Everyone who’s fallen in love with the mythos of the Beat Generation has, at one time or another, wondered how William S. Burroughs fit into the bigger picture. Apart from being an extremely cool guy, an accomplished writer, avant-garde artist and intellectual outlaw, the grandson of the man who founded the Burroughs Adding Machine Company didn’t fit into any of the molds created by the media to explain the confederation of artists that most prominently included Jack Kerouac, Allen Ginsberg, Lucien Carr, Herbert Hunke, Neal Cassady, Gary Snyder and Gregory Corso. It’s almost impossible to imagine Burroughs hitchhiking across the country with Kerouac and Cassady, simply to “go,” and not be mistaken for a mortician or bible salesman. And, yet, go he did … to Mexico, Tangier, Paris, Rome, London and the Amazonian rain forest. His drugs of choice were heroin and morphine and to afford his habit he once was reduced to selling the stuff and fencing stolen property with Hunke. Even those who’ve never read a word he’s written are aware of the William Tell “act” in which he accidently killed his second wife, Joan. It might surprise them to learn that the autobiographical novel, “Queer,” even had a wife or enjoyed target shooting. A half-century after the publication of “Junkie” and “Naked Lunch,” and 18 years after his death, Burroughs’ influence on music, fiction, art and lifestyle choices is still palpable. Howard Brookner’s essential documentary, Burroughs: The Movie, was released in 1983, but quickly disappeared from distribution. Aaron Brookner, the late director’s nephew, would discover a clean print of the film in 2011 and spearhead a restoration. At the time, the writer was 69 and far more spry than could be expected of a man who’d been pushing limits for most of those years. Six years later, he would be re-introduced to the hip world in Gus Van Sant’s Drugstore Cowboy – based on a short story from “Exterminator!” — as a defrocked priest addicted to heroin. He died on August 2, 1997, at 83, in Lawrence, Kansas. Brookner’s profile differs from most of the other attempts at encapsulating his life and literary legacy primarily for his access to Burroughs and his willingness to reveal himself to viewers. He freely discusses Joan’s death, which he describes as an accident, and we’re introduced to their son, Billy, who, as an adult, battled addictions to narcotics and alcohol, but also wrote two well-received novels based on his experience. Sadly, he would die of acute gastrointestinal hemorrhage, associated with micronodular cirrhosis, at 33, during the film’s production. Among the witnesses called to testify are Ginsberg, Carr, Huncke, Patti Smith, Terry Southern, Jackie Curtis, James Grauerholz and John Giorno. In another poignant scene, Burroughs and his brother, Mortimer, converse in the backyard of his St. Louis home, recalling their Midwestern childhood. (Mortimer allows that he started reading “Naked Lunch,” but couldn’t get through it.) The special Blu-ray edition adds a new, high-definition digital restoration, with uncompressed monaural soundtrack; new interviews with filmmakers Jim Jarmusch, Aaron Brookner and Tom DiCillo; outtakes; footage from the 2014 New York Film Festival premiere of the film’s restoration; a 30-minute experimental edit of the film from 1981 by inventor and photographer Robert E. Fulton Jr.; an essay by critic Luc Sante; and a collage poster by artist Alison Mosshart.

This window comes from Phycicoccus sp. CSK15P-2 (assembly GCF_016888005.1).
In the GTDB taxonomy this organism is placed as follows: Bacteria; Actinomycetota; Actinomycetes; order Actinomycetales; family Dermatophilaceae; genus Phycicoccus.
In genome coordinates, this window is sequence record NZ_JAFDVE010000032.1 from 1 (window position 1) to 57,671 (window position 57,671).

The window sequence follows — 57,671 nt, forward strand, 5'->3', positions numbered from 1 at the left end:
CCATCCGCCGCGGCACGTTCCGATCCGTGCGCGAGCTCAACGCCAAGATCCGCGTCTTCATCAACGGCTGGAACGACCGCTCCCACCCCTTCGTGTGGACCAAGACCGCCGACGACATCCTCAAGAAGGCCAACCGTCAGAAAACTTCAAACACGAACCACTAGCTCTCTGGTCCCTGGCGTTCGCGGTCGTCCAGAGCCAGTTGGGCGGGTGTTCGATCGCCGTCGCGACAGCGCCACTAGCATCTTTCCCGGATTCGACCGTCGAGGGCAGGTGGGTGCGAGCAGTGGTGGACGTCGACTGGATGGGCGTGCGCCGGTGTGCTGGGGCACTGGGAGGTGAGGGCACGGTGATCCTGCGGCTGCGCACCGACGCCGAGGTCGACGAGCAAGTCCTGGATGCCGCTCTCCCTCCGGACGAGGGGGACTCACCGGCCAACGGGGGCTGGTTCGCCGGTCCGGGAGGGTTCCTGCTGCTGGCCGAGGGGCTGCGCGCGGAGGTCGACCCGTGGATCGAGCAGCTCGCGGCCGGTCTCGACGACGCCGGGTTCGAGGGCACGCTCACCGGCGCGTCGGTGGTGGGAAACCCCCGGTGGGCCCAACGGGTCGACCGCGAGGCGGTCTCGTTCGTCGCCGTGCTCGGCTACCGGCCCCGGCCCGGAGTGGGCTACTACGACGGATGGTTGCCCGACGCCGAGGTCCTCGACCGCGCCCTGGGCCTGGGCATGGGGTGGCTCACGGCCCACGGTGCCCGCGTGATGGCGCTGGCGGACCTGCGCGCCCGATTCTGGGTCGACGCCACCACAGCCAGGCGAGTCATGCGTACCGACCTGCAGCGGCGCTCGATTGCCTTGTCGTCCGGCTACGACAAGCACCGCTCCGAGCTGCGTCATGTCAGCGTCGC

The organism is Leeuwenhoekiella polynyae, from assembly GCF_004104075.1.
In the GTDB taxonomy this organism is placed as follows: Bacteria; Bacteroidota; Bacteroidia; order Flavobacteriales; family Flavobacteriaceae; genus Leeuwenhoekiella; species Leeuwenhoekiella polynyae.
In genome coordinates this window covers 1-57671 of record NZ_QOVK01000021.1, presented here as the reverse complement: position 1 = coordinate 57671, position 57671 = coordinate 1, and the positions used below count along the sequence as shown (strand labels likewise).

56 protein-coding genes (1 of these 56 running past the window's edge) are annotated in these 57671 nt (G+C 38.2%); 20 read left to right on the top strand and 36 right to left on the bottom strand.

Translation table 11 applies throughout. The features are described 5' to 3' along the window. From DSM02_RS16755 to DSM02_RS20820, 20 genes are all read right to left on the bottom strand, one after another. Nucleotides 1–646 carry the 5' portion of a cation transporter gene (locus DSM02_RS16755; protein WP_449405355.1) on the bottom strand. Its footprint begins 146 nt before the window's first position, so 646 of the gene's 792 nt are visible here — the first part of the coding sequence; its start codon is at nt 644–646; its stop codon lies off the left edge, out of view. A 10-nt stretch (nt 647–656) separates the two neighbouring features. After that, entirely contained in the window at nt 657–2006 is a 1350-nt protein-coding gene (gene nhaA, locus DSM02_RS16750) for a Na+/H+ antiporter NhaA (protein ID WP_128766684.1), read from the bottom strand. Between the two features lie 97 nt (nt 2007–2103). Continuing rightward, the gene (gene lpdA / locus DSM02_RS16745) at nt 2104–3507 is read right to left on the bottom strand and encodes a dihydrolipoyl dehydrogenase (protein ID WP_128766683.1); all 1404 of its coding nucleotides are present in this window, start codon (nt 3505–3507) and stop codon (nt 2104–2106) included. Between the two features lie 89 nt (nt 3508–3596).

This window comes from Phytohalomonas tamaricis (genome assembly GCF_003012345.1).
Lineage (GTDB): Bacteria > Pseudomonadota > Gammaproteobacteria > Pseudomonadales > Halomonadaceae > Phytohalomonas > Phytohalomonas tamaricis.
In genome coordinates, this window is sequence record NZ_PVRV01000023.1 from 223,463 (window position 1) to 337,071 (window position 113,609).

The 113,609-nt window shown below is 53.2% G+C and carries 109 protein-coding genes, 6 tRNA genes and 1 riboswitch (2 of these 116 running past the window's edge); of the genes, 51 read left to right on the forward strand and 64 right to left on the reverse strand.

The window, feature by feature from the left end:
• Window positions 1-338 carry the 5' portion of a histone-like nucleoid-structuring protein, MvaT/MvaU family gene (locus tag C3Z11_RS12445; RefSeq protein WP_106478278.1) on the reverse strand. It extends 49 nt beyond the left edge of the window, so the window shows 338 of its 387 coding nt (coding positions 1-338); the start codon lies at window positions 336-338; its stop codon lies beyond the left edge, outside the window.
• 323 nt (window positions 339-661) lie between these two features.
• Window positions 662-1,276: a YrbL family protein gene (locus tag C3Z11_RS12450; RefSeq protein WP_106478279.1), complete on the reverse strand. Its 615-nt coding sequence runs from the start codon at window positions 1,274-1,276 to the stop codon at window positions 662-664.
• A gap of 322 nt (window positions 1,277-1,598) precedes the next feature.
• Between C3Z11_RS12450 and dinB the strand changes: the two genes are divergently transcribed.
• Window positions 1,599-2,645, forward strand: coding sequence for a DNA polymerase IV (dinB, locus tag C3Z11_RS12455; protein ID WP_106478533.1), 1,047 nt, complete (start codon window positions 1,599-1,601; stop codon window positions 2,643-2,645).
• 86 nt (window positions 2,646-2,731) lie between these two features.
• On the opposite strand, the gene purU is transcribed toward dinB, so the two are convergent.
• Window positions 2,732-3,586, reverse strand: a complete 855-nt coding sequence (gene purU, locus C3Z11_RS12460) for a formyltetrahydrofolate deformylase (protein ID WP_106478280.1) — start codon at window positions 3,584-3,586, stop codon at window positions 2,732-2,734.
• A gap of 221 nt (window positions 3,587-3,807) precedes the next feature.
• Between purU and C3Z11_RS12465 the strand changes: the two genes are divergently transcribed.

Time Out of Mind: Blu-ray
Homelessness is an issue that disappears from the public’s eyes as soon as something more media-friendly comes around to replace it on the evening news … like terrorism or, in L.A., a car chase. While the problem doesn’t disappear, the absence of pressure on public officials neutralizes its urgency. For the millions of Americans who aren’t required to skirt the local Skid Row on their way to work or be confronted by panhandlers while shopping, that’s just as well. Until it hits home, anyway. Oren Moverman’s grinding drama Time Out of Mind is a perfect example of a movie that asks all the right questions about a difficult social issue, but might as well have not existed outside a few film festivals. And, that’s really too bad, because Richard Gere delivers one of his best performances in years as a man whose daily struggle to find food and shelter has begun to affect his cognitive skills … that, and years of alcohol abuse. George is a fairly representative of a type of homeless person who once had a job, home and family, but pissed them away for reasons of his own. Indeed, he won’t even admit to being homeless. Every time George is rousted from a temporary squat, he argues that he’s only waiting for his long-gone wife to get home. Gere plays the character straight down the middle, seeking empathy for a fellow human being, but refusing to sugarcoat the conditions that led to his homelessness and mental illness. When George finally acknowledges that he’s no longer in control of his own well-being, he voluntarily seeks refuge in New York City’s no-nonsense social-welfare system. Like all the other men in the shelter, George is required to obey a tough set of rules and adjust to life in a community of similarly damaged residents.  Among them is a former jazz musician (Ben Vereen) who’s lost his ability to rest his vocal chords for more than 30 seconds at a time. Before the chatterbox gets on George’s last nerve, however, Dixon dispenses the kind of street knowledge his new sounding board will need to survive in the mean streets of Manhattan. As is probably the case with such down-and-outers, George and Dixon encounter as many predators as Good Samaritans. Jena Malone plays George’s estranged and embittered daughter, from whom he seeks forgiveness but is treated to a cold splash of well-earned resentment in return. Steve Buscemi portrays a contractor, who, in the course of rehabbing a tenement building, stumbles upon a bruised and battered George sleeping off a hangover in a bathtub. The appropriately gloomy Blu-ray adds commentary, interviews and a PSA with Gere.